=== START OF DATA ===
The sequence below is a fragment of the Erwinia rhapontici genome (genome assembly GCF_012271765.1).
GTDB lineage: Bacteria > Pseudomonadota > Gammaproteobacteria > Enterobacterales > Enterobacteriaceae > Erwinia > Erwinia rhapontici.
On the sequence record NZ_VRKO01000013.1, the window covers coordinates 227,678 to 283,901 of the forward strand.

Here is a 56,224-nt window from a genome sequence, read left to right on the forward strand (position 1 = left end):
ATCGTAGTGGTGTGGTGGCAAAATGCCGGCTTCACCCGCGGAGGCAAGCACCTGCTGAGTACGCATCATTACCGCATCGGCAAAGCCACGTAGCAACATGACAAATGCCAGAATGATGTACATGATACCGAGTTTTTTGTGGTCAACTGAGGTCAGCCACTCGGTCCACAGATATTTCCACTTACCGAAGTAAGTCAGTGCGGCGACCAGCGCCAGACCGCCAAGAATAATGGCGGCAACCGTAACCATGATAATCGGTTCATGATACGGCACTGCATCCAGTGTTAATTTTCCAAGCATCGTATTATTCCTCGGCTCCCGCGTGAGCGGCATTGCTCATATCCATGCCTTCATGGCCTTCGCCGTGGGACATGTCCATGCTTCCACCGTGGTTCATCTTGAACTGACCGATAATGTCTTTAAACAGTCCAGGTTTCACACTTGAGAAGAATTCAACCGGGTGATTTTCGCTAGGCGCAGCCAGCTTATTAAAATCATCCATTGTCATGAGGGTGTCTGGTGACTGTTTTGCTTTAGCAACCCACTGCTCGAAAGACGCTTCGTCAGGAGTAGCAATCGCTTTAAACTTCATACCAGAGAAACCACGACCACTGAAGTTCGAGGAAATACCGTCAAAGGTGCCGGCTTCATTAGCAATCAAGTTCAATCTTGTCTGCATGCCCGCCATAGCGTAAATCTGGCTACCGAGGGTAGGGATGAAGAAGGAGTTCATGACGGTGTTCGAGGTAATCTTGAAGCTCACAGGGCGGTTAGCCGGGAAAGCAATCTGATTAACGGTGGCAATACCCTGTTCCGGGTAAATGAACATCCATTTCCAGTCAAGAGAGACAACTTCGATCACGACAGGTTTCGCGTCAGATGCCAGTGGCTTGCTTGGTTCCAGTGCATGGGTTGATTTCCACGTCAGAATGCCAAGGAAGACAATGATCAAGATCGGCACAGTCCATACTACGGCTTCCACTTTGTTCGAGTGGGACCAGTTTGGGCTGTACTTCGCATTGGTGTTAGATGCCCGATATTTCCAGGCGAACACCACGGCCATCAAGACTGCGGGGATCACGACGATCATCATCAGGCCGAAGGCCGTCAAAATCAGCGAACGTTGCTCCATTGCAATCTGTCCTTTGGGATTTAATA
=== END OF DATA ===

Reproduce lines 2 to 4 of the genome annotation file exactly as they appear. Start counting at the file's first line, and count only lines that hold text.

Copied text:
GTDB lineage: Bacteria > Pseudomonadota > Gammaproteobacteria > Enterobacterales > Enterobacteriaceae > Erwinia > Erwinia rhapontici.
On the sequence record NZ_VRKO01000013.1, the window covers coordinates 227,678 to 283,901 of the forward strand.

Here is a 56,224-nt window from a genome sequence, read left to right on the forward strand (position 1 = left end):